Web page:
To connect to a bridge, choose one from the dropdown list. If it is configured to have a control password, you’ll have to enter that in order to connect. Adding bridges and making changes to existing bridges can be managed by clicking the settings wheel. It supports multiple bridges, which I added as a feature since we have multiple auditoriums and may want to use more than one simultaneously.
As the operator runs ProPresenter, the slides will be displayed on the Bridge screen with the currently selected slide showing a blinking red border, so it is clear which slide is currently being displayed. You can browse the playlists and items in the playlist. You have the option to send the current data from ProPresenter to the server (or turn it off), turn on a logo (configured in Bridge settings, useful if you’re currently not connected to ProPresenter, etc.). I also implemented the NoSleep.js library which will attempt to keep any connected mobile devices awake.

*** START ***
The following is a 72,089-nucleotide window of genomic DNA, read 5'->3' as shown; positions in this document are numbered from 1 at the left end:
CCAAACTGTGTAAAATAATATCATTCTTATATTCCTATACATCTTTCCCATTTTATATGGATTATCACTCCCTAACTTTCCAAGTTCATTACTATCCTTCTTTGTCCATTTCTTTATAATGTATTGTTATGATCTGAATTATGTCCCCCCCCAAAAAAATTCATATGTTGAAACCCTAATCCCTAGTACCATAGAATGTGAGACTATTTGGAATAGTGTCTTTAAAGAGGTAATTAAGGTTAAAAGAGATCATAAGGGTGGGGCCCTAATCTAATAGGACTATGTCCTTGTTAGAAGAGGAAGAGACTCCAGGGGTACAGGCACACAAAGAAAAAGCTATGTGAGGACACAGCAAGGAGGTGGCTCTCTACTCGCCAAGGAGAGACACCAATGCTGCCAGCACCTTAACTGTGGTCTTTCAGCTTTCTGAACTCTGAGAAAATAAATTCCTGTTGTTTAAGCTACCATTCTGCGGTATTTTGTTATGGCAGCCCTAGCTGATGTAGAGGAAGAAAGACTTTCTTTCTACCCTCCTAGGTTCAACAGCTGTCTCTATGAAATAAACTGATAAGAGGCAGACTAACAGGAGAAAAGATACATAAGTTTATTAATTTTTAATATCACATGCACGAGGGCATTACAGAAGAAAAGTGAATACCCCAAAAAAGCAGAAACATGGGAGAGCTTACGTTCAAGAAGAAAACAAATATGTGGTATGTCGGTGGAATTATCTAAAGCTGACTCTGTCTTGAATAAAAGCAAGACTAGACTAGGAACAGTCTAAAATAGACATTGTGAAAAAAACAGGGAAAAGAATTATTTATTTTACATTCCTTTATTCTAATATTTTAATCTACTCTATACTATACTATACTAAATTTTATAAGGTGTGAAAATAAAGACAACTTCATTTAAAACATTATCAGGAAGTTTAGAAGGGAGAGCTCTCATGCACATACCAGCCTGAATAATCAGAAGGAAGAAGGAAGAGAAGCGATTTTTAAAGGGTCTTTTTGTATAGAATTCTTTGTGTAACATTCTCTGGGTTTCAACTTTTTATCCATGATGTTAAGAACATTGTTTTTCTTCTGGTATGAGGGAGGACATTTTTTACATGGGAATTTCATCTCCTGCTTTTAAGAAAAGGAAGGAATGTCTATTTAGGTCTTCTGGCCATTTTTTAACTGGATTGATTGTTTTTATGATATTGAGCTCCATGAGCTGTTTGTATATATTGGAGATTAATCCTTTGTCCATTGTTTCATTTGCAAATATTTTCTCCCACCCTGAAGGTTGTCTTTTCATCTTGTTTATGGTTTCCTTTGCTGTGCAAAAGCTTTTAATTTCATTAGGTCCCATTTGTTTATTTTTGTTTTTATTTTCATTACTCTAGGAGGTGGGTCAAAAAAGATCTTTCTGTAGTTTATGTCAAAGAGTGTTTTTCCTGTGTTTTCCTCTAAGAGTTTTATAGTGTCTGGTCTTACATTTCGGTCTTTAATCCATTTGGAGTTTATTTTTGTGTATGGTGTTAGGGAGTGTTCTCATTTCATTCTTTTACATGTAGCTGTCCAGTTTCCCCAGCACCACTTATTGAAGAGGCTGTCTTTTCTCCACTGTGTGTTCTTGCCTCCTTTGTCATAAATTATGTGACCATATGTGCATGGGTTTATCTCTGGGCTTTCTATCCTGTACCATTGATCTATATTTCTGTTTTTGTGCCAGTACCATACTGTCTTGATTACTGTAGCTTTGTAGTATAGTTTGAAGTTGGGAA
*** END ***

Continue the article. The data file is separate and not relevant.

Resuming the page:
On the viewer/client side, I implemented three types of “listeners”:
Text Listener – just gets text data and displays it as big as possible on the screen
Image Listener – displays the actual slide image by using a base64 encoding of the slide
Stage Display – recreates the current slide/next slide layout
All three listeners can be accessed through the browser. The data is relayed from the server using the socket.io library. I tested it on my iOS devices, Android devices, and even my Amazon Fire TV stick on multiple browsers and they all work really well. Across an internet connection, the moment a slide is clicked in ProPresenter, that slide is visible on the listener devices.